I've read a number of essays recently that claim that the modern
information society makes people stupid. The print publication
industry is in decline, so people are reading fewer printed books,
magazines, and newspapers. These are replaced by the intellectual
junk food of the Web and television. The people who write these
pieces are passionate, articulate, refer to all kinds of studies,
quote all kinds of people, and I suspect get paid well to write
them. But it's all for naught because it's hooey.
If anything we have too much information at our fingertips.
Online publishing is replacing print publishing. Sorting it all out
and knowing what to believe becomes a larger problem than gathering
the information in the first place. To give a few small examples,
in the past few weeks I was able to research these things
And so on...just like most of us do when we want to know something.
In the olden days I would have made several trips to the public
library and the bookstore. I love libraries and bookstores. But I
don't visit them as much as I used to.
- Some wonderful fence and gate designs
- How to fix some scary bad plumbing
- Audio hardware that is both good-quality and supported in
- A number of definitions of words
- Some awesomely great airfares
- Some great video editing howtos
Now I can't make any grand claims about society going to heck in
a handbasket, and anyway I don't think it is, but I do have one
recent incident to illustrate how having all this wonderful access
to information doesn't replace being able to think things through.
I think that recognizing consequences is one of the most important
abilities to develop. Ignoring consequences, especially subtle
ones, create all kinds of problems. Sure, we learn not to touch hot
stoves in a hurry, but most of life's lessons are not that
As Plain As The Air That We Breathe
Out here in the sticks it's woodstove land. People love their wood
heat. It's dirty, it's more expensive than gas or oil, and as
two-thirds of the homes in my county are thirty-year old trailers
just begging to go up in flames, they're very hazardous.
Some friends put up their shiny new dream home last year, and
even though it is a modern house with all the bells and whistles,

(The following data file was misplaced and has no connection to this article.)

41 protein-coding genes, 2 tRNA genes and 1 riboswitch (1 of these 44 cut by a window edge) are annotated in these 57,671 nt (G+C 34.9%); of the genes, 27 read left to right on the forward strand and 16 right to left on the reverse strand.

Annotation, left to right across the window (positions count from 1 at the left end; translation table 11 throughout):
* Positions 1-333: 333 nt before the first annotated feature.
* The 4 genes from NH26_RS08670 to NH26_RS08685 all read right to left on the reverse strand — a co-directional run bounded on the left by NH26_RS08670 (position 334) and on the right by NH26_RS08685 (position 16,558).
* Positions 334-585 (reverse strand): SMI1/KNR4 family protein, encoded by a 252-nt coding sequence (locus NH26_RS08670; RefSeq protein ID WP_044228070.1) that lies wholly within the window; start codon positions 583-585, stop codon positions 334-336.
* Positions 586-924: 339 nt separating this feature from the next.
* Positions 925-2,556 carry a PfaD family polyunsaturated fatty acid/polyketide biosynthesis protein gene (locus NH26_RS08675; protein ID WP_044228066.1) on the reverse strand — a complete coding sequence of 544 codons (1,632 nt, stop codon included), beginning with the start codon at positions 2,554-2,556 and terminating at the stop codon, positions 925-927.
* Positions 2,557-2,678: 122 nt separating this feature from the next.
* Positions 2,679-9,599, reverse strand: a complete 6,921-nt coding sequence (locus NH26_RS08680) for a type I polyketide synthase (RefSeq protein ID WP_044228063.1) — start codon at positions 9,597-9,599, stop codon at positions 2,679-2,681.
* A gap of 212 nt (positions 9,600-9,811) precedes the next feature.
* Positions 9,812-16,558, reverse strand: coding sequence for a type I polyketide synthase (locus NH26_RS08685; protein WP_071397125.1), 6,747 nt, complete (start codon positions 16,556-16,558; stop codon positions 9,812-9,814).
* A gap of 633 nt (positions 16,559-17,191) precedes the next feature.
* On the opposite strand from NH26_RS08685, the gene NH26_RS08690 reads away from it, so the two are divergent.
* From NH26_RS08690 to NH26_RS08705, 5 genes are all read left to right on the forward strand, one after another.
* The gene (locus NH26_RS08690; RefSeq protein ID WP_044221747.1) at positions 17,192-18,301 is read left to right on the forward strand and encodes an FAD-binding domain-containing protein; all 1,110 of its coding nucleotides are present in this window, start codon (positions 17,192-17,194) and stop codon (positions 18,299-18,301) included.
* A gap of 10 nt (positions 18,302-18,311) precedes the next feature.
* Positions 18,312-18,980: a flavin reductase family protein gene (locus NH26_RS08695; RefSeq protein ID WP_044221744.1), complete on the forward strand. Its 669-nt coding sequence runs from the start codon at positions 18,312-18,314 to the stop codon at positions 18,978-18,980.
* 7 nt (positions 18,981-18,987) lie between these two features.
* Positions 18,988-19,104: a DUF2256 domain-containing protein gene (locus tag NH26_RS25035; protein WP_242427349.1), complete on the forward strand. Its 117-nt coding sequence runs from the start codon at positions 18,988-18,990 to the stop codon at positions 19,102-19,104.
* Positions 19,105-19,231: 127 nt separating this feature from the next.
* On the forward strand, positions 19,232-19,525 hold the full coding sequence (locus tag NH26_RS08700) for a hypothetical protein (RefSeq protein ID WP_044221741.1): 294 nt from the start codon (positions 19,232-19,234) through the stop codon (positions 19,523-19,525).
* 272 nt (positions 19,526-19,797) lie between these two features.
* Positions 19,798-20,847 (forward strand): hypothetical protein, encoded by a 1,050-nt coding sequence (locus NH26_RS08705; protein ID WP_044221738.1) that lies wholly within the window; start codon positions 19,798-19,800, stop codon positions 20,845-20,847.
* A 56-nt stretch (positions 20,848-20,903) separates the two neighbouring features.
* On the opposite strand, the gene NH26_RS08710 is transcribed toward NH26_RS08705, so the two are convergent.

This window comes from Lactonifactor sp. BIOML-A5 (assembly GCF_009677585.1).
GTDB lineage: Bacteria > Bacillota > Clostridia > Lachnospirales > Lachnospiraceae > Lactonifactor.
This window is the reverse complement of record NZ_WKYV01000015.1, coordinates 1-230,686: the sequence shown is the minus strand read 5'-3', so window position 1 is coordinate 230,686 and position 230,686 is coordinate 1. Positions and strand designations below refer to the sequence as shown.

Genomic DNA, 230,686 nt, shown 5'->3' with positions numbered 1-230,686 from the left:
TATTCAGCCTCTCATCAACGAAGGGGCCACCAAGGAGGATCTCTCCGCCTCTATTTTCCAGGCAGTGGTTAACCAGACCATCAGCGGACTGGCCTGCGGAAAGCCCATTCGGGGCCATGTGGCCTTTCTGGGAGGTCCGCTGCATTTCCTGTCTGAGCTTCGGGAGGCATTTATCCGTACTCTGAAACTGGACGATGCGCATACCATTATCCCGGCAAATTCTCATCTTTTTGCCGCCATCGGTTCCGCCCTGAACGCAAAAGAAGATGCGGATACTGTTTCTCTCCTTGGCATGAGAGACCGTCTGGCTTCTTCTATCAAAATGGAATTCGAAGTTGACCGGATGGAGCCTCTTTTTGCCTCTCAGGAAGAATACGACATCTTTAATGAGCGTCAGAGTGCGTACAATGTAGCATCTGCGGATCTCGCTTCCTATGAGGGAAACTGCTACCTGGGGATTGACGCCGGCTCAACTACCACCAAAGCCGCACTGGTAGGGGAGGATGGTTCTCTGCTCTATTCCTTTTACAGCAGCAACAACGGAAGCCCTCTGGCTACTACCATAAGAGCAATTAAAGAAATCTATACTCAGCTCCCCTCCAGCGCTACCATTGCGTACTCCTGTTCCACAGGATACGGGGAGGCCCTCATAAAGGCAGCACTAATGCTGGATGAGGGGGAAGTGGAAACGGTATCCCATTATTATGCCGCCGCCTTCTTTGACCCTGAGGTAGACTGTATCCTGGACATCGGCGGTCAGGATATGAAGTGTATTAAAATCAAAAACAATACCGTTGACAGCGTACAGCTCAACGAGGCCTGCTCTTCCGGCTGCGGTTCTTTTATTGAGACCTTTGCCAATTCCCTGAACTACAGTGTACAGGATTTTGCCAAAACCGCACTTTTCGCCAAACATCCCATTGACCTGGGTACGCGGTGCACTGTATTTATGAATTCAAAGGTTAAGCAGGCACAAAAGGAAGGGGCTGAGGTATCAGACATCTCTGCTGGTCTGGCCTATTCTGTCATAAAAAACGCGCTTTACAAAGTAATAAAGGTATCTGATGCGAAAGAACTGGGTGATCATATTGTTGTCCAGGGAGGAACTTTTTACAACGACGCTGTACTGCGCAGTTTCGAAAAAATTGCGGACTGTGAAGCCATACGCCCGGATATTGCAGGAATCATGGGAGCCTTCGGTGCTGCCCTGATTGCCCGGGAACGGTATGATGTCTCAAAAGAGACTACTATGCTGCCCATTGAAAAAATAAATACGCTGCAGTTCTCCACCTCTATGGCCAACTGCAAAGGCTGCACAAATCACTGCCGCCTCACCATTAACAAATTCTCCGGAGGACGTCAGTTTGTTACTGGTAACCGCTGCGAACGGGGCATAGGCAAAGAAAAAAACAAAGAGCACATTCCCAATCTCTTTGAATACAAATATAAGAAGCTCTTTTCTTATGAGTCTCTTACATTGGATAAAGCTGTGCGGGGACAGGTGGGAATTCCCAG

their main heat source is a mondo wood stove. They build dirty
smudge fires that stink up the neighborhood, and it aggravates
their son's asthma. It turns the main room into a sauna and the
bedrooms freeze. So one day I asked why, since it's cost-effective
to put in solar on new construction, didn't they do that? Is this
not 2008, well into the new millennium? I got the blankest look in
reply. Even though they've been planning this house down to the
last detail for years it never occurred to them to go high-tech on
heating and cooling, or to look at alternatives to wood heat. Now
they're wishing they had.
Another odd thing they did (to me it was odd, that is) is site
their home to ingeniously block out most of their view. If they had
oriented it a little differently they would have had splendid
mountain views to enjoy all day long. Instead they have splendid
views of their ratty ancestral barn. Maybe they prefer that, I
don't know. At any rate if they ever sell their home they won't get
I imagine that most of us have had to deal with this sort of
lack of foresight in our tech careers; the bosses who penny-pinch
up front at a great long-term cost, refusal to investigate modern
technologies, customers who stick to what they know and don't want
to hear about changing anything, and so on. I reckon we've all
given in to impulse too often for comfort. It's a human thing, and
I don't have any brilliant solutions to offer. Just the observation
that as always when dealing with humans, people skills seem to be
more important than technical skills.